The mind is a powerful thing. And it turns out it may also be therapeutic. New research, published in the Archives of General Psychiatry, has found that mindfulness-based cognitive therapy is as effective as antidepressants in preventing a relapse of depression.
They found that all of these treated patients – whether they had mindfulness-based therapy or antidepressant therapy – had a reduction in relapse risk compared with placebo, which didn’t differ significantly between the two groups.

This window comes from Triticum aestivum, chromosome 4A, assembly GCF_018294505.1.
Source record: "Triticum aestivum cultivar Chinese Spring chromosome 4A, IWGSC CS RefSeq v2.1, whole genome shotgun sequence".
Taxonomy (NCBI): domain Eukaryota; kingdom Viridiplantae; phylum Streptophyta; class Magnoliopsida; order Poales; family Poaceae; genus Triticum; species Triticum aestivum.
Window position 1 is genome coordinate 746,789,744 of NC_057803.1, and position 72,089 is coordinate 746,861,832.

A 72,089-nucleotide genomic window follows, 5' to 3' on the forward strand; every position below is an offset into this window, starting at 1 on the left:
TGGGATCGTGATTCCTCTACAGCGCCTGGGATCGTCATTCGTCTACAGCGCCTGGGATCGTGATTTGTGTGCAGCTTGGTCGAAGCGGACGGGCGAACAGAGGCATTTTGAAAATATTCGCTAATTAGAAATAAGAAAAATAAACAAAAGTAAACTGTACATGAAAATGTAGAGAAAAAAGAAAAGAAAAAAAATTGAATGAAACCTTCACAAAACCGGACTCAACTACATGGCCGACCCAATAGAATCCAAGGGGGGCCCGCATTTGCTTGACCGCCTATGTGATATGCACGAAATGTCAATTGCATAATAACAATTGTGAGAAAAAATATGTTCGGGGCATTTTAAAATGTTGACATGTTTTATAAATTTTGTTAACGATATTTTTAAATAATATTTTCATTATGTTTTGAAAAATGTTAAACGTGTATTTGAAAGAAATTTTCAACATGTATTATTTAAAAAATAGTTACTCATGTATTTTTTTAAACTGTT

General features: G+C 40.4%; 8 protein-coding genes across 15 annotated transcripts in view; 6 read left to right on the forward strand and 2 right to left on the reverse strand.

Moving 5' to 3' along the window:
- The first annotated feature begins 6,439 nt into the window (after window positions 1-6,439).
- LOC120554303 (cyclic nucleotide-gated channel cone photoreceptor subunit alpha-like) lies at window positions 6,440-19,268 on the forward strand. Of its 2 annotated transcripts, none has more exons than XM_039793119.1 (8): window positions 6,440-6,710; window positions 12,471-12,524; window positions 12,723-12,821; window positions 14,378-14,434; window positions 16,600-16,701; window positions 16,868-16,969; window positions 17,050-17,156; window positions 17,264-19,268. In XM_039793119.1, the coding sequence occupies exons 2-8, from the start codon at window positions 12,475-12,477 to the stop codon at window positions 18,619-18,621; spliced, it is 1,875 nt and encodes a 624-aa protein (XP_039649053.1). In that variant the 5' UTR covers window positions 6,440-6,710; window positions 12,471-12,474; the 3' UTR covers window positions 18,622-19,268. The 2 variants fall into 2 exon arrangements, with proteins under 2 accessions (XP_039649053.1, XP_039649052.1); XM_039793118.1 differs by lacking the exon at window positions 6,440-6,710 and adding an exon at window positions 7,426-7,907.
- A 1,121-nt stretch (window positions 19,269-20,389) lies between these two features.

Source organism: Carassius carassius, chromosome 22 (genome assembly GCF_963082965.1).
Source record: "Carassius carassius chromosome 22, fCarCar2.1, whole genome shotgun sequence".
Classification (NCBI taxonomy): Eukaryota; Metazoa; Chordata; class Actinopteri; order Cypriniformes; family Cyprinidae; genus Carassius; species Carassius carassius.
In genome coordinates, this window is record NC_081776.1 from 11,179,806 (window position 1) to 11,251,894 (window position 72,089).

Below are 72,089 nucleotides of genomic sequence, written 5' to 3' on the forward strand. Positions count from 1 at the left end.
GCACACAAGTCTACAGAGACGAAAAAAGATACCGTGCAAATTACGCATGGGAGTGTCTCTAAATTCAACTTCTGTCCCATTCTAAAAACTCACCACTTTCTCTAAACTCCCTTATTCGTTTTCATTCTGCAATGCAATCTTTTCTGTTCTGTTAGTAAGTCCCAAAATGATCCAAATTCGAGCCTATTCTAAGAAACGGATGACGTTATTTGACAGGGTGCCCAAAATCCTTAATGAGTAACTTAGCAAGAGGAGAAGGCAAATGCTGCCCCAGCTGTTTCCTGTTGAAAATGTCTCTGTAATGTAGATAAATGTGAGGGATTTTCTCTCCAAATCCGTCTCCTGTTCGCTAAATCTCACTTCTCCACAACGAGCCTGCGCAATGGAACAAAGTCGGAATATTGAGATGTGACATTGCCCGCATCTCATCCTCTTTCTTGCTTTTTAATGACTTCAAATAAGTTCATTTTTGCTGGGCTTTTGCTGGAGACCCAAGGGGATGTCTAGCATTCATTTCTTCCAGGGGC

Relapse rates were 27% for antidepressant maintenance therapy, 28% for mindfulness therapy, and 71% for placebo.
Individually, mindfulness therapy was associated with a 74% reduced risk of relapse, and antidepressant therapy was associated with a 76% reduced risk.
It’s kind of like going to the gym and working a muscle, except in this case you’re not working a muscle in your body, you’re working the muscles in your brain that help you understand and control your emotions.
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